The Birth of Spirit Photography
Today we begin a three-part series in Spirit Photography by author PETER TOWNSEND. This week we look at how the Victorian era embraced photographing ghosts.
In the Victorian era photographing ghosts came to be known as spirit photography. Today, ghostly anomalies on photographs generate lively debate on the internet. Some people assert that these haunting images are authentic paranormal evidence of the return of the dead. In contrast, others will claim that they are merely random images, or even worse, crude and unconvincing fakes.
There is nothing new about this debate. In Victorian times there were a number of spirit photographers on both sides of the Atlantic claiming to have proof of ghosts of dead family members and friends reappearing on the photographs they had taken. Sceptics begged to differ, usually pointing their finger to fraud being involved.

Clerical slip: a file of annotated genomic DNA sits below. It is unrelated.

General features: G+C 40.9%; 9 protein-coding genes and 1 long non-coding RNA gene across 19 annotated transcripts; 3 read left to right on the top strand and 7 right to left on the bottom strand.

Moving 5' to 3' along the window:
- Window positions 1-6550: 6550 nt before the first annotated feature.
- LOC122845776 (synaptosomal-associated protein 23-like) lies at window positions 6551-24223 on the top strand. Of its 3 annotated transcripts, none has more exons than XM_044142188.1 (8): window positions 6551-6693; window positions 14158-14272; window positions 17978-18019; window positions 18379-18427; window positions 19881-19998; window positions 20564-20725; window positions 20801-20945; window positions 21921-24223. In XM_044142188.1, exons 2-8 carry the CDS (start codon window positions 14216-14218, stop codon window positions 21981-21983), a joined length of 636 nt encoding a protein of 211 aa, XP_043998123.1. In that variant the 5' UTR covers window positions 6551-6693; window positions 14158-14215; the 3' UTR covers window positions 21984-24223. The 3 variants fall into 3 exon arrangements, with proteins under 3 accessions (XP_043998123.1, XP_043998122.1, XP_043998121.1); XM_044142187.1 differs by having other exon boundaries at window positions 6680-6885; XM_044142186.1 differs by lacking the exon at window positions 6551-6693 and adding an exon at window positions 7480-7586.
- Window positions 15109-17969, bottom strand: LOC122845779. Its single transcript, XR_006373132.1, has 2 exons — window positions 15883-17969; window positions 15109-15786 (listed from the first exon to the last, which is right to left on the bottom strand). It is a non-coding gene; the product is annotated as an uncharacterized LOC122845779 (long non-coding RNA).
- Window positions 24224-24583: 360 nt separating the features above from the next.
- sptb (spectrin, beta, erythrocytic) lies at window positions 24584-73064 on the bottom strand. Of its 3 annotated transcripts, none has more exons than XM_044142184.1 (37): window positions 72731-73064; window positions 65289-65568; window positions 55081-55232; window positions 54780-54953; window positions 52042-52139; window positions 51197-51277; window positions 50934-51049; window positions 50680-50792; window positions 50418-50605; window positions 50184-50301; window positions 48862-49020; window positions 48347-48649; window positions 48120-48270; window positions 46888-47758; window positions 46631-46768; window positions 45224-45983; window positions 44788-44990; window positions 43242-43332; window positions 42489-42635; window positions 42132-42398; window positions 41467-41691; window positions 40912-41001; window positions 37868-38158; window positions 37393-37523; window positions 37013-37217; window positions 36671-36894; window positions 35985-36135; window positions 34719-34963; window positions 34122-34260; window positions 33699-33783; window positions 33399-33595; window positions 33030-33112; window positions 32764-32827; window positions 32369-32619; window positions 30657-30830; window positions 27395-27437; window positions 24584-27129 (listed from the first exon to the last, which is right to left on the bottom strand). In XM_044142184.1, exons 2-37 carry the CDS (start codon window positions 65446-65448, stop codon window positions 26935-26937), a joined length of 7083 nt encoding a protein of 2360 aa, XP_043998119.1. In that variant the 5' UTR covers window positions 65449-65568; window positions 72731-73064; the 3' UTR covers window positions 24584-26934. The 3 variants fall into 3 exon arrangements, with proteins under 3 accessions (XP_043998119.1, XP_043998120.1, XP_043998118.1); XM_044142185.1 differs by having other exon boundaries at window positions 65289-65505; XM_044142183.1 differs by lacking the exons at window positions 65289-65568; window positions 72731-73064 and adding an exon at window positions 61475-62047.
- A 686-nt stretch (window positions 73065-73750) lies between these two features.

An early pioneer of spirit photography was Boston engraver and keen amateur photographer William Mumler. When taking his self-portrait in 1861 he was stunned to see a strange face next to his on the developed plate. Mumler claimed it was the image of a cousin who had died some years earlier. He went on to build up a profitable trade as a spirit photographer. Critics claimed that the images were the result of double exposure techniques. His lucrative trade suffered, when allegations surfaced suggesting that a number of the ghostly images were in fact living Boston individuals.
As a response to this crisis Mumler decided to move his business to New York. Business was brisk, but it wasn’t long before he encountered problems. One of the influential men in New York, was the Supreme Court Judge, John Edmonds. He visited his studio, apparently convinced that Mumler was a fraud. However, he left the studio with the firm belief that these were genuine spirit photographs. Mumler was charged with fraud and brought to trial in 1868. The testimony of Judge John Edmonds could well have been one factor in ensuring that a not guilty verdict was reached.